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THE DAILY ROLL

<  Shannon Drayer

Ibanez reaches milestone, ties Ted Williams' record

By Shannon Drayer

ANAHEIM, Calif. – Raul Ibanez hit a total of 27 home runs in his first six seasons in the big leagues. Then he turned 30 and had his breakout year with Kansas City and hit 24. Saturday night in Anaheim, at the age of 41, he hit his 29th home run of the season, the 300th of his career, and tied Ted Williams for home runs at age 41 or older.

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Raul Ibanez
"Obviously Ted Williams is the greatest player that ever lived. I am not," Ibanez said in the clubhouse after the Mariners' 6-5 loss to the Angels. "To be in that company just means I am old, I guess, and I have been doing this for a long time."

Eighteen years in the big leagues, four years in the minors before his debut. One year separated from being an everyday player with the Phillies, Ibanez understood that signing with the Mariners last offseason would mean taking a reduced role. He couldn't have seen the opportunity to have a shot at Williams' record or 300 home runs with the role he believed he would have. Regardless, he would be ready if the opportunity presented itself and that is exactly what happened.

"I came in here with a situation where I probably wasn't going to play too much and due to injuries and other things it worked out that I played a lot more than I was going to and I am thankful and blessed," he said. "I am thankful for the opportunity."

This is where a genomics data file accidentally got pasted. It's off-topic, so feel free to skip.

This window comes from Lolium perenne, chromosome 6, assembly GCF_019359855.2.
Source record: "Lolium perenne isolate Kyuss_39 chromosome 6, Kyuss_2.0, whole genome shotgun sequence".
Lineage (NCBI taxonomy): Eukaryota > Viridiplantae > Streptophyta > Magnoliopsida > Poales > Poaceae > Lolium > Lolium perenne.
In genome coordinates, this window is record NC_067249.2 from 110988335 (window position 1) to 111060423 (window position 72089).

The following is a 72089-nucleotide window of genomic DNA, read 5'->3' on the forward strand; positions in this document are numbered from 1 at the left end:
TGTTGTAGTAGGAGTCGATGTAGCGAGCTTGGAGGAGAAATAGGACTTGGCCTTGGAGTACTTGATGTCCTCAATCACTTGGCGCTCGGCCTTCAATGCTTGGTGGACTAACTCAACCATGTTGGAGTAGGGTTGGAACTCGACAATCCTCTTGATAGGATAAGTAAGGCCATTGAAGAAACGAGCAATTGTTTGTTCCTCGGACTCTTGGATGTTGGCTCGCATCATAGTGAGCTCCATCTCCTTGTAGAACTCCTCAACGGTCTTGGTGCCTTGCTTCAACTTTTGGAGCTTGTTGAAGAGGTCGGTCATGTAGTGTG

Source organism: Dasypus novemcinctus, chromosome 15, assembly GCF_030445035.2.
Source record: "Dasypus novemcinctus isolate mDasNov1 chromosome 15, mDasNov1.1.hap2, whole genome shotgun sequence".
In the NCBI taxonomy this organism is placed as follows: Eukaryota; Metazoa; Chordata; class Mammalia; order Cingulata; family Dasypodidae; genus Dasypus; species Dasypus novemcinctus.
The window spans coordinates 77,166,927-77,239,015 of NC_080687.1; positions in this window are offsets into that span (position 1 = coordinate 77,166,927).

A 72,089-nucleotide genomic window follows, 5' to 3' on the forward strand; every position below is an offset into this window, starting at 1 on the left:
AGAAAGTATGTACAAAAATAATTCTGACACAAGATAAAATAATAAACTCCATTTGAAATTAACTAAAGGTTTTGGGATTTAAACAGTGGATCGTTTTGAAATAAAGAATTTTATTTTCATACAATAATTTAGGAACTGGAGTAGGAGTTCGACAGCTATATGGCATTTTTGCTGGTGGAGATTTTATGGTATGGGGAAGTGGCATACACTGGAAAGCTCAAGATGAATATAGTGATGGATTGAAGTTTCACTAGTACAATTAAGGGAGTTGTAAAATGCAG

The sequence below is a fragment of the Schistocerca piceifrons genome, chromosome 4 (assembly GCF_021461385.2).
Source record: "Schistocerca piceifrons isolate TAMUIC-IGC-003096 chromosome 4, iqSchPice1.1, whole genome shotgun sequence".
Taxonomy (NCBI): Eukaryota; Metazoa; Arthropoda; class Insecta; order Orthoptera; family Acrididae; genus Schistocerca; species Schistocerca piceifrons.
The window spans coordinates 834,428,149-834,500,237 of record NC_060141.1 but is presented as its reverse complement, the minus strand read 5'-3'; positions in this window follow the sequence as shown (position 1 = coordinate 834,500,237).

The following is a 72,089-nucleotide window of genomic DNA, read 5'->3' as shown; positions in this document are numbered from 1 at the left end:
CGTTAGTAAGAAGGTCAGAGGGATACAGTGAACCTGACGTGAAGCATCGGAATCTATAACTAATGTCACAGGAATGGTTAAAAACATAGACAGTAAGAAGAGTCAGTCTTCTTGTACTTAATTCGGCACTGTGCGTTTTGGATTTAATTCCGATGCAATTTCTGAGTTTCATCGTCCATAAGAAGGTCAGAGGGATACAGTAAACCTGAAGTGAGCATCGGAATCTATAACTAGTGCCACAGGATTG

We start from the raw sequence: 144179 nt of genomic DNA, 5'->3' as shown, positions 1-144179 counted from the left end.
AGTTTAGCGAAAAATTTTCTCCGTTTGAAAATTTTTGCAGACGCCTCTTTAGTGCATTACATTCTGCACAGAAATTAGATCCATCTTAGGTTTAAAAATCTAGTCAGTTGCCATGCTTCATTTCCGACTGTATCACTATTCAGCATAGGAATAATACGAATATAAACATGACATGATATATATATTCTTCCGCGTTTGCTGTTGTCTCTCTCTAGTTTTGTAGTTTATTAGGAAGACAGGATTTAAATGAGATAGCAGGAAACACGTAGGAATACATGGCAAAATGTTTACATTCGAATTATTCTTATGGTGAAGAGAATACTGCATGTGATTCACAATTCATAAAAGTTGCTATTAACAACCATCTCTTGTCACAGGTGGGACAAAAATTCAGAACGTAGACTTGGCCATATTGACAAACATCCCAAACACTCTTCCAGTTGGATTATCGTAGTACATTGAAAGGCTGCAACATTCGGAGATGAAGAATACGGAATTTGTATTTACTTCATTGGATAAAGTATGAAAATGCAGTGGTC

Twenty-nine home runs at the age of 41 doesn't just happen. It took more than just a commitment to hard work and preparation in the offseason to achieve the level of play Ibanez has at this age. It took study as well. A realization that at this age, his strength was, well, his strength. What work would benefit him at this age the most? To learn more he sought those out who had success in their later years. Williams was the example he studied and now he has matched him at that age.

"It is about your drive, your will, and your determination," Ibanez said of accomplishing this goal. "Fifteen years ago there were questions around me whether I was even a Major League player. I think it is a good lesson I try to teach my kids. It is more about perseverance and believing in yourself and not listening to the people who doubt you. The only thing that matters is what you believe and how you work toward that dream and that goal. Not allowing any external factors to get in your way. Being the best you can be and to strive for excellence."

In the ninth inning of Saturday's game against the Angels, a 95 mph fastball left the hand of Ernesto Frieri and found the barrel of Ibanez's bat. As it traveled toward right field on a steep angle there was no doubt it was going over the wall. As Ibanez circled the bases the ball came back out on the field, thrown back by an Angels fan who had no idea of the significance of that home run. Ibanez got the ball back. He also took something else from the game, something far more precious.

"To have this one thing, and make no mistake about it," he emphasized, "it is just this one thing I have in common with him, it's a great blessing."

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